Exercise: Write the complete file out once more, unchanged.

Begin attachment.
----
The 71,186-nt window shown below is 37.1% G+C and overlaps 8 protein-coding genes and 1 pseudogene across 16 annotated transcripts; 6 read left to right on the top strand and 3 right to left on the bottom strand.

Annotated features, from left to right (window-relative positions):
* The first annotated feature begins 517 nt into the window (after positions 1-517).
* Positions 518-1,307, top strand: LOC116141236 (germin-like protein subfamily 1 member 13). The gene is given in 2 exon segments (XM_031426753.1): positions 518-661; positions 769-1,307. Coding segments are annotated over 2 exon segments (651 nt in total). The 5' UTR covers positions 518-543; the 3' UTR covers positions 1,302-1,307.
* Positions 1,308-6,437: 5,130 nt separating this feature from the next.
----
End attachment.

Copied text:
The 71,186-nt window shown below is 37.1% G+C and overlaps 8 protein-coding genes and 1 pseudogene across 16 annotated transcripts; 6 read left to right on the top strand and 3 right to left on the bottom strand.

Annotated features, from left to right (window-relative positions):
* The first annotated feature begins 517 nt into the window (after positions 1-517).
* Positions 518-1,307, top strand: LOC116141236 (germin-like protein subfamily 1 member 13). The gene is given in 2 exon segments (XM_031426753.1): positions 518-661; positions 769-1,307. Coding segments are annotated over 2 exon segments (651 nt in total). The 5' UTR covers positions 518-543; the 3' UTR covers positions 1,302-1,307.
* Positions 1,308-6,437: 5,130 nt separating this feature from the next.